During the first half of this year, China sold more vehicles than the total number produced by General Motors and Volkswagen put together in the same period, and these are the two biggest car makers in the world. Japanese vehicle production is also expected to be back in full swing by the end of the month, after Earthquake devastation caused factories to close in March.
Experts say the growing demands in China and increased production in Japan will put big strains on the tyre industry. According to a recent Bloomberg report, tyre stockpiles will be at a four-year low by December, while Citigroup Inc. estimates that rubber prices will rise 18 per cent by the end of the year.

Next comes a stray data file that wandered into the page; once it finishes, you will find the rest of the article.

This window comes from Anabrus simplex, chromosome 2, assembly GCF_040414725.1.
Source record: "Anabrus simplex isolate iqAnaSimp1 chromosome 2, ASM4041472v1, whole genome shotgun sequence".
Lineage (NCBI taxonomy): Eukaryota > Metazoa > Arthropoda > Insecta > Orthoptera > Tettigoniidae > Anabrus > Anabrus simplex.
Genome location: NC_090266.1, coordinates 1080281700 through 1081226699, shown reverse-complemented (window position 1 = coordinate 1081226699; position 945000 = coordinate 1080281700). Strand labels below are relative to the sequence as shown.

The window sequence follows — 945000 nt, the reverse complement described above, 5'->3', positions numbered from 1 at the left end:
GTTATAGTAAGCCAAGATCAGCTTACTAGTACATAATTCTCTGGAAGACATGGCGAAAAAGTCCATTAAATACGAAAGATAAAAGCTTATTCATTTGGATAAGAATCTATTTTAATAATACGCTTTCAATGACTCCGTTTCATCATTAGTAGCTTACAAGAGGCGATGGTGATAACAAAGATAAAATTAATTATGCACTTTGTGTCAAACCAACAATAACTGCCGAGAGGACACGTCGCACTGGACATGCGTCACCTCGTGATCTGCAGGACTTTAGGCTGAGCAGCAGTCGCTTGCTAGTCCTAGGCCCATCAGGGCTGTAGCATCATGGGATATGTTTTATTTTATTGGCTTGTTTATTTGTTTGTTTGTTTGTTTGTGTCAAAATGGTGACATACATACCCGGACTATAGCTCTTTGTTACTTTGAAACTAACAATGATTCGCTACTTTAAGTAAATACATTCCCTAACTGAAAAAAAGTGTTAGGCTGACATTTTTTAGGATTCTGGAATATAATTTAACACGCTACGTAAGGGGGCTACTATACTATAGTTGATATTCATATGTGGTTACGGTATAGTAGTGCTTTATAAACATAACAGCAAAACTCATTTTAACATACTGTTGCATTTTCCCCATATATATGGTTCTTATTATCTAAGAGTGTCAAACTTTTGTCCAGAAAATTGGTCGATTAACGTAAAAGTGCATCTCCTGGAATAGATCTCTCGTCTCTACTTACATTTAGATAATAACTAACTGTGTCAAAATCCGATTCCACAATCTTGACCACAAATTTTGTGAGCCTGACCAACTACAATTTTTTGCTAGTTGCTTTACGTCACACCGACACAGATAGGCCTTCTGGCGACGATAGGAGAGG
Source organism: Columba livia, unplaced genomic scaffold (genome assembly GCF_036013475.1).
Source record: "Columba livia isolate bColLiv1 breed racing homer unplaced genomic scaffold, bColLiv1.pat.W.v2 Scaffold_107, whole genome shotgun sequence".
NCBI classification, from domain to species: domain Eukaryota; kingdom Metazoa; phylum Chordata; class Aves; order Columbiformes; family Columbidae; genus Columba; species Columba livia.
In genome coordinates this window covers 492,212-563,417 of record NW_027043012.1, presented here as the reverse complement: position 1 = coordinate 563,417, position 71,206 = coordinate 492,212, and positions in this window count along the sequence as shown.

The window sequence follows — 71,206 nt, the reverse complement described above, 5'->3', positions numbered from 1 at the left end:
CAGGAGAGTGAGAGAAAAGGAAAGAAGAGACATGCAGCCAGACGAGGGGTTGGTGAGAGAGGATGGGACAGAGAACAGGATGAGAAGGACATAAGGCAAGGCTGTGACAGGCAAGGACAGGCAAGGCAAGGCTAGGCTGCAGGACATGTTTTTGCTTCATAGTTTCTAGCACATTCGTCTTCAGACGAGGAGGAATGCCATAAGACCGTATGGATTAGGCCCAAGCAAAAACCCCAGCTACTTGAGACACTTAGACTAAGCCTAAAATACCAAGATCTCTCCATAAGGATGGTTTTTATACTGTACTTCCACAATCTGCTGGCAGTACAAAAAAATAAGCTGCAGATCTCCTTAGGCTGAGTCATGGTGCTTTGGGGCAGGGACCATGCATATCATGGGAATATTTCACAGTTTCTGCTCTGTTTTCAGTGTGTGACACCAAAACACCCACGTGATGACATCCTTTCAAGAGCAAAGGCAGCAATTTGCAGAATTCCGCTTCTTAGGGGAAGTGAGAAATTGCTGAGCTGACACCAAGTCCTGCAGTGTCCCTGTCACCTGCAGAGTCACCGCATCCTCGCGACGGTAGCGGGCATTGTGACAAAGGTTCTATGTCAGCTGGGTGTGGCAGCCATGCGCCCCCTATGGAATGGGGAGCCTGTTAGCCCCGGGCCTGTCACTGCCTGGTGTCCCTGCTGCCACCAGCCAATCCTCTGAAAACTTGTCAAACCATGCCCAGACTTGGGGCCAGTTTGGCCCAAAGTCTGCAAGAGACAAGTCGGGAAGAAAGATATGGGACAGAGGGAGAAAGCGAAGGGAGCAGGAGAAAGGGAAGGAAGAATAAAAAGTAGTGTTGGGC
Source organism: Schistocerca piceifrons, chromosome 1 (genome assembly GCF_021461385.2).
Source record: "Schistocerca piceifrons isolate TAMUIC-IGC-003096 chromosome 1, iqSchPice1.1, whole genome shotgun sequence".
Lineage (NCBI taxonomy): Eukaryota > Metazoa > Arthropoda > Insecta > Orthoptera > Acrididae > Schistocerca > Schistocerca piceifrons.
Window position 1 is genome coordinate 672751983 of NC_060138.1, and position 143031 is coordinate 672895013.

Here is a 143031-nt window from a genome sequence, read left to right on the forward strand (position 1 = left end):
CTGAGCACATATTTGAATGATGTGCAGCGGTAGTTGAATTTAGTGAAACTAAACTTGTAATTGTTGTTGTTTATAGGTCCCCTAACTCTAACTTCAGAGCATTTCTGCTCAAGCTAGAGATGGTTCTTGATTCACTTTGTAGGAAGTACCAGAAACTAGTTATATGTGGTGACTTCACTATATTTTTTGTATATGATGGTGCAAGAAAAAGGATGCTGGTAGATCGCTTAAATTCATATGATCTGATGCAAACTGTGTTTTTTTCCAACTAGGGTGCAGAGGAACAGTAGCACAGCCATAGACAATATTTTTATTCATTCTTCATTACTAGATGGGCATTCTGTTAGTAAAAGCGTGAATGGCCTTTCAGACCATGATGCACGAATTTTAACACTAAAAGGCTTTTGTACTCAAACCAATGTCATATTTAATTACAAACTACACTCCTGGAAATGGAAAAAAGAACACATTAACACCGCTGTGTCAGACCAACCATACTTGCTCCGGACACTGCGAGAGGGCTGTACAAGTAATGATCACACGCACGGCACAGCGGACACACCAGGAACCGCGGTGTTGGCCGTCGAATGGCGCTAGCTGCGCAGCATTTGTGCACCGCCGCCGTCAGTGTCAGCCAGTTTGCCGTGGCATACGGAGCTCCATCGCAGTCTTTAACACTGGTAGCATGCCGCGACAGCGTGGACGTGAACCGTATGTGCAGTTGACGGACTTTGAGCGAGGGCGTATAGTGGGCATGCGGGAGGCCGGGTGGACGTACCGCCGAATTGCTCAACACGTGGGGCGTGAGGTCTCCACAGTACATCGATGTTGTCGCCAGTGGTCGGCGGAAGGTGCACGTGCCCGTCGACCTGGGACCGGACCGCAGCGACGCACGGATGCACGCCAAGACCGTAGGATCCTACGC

The biggest tyre company out there, Bridgestone, is also said to be taking more orders for tyres than it can handle, while at the same same, the capacity to manufacture more is being hindered by bad weather conditions in Thailand where harvesting takes place.
Arifumi Yoshida from Citigroup predicts tyre purchases will increase 6.5 per cent this year and a further 5.7 percent in 2012. He says much of the backlog will occur due to the collapse and bankruptcy of Lehman Brothers Holdings Inc. in 2008, one of the biggest investment banks in the US. Yoshida said,
"The global tyre market has never been so tight. Tyremakers can’t respond quickly enough to demand because they suspended expansion plans after the Lehman shock."
Bridgestone and Michelin & Cie. raised truck and bus tyre prices by as much as 10 per cent in Japan this month, while Bridgestone’s US unit is expected to raise prices by as much as eight per cent starting in November.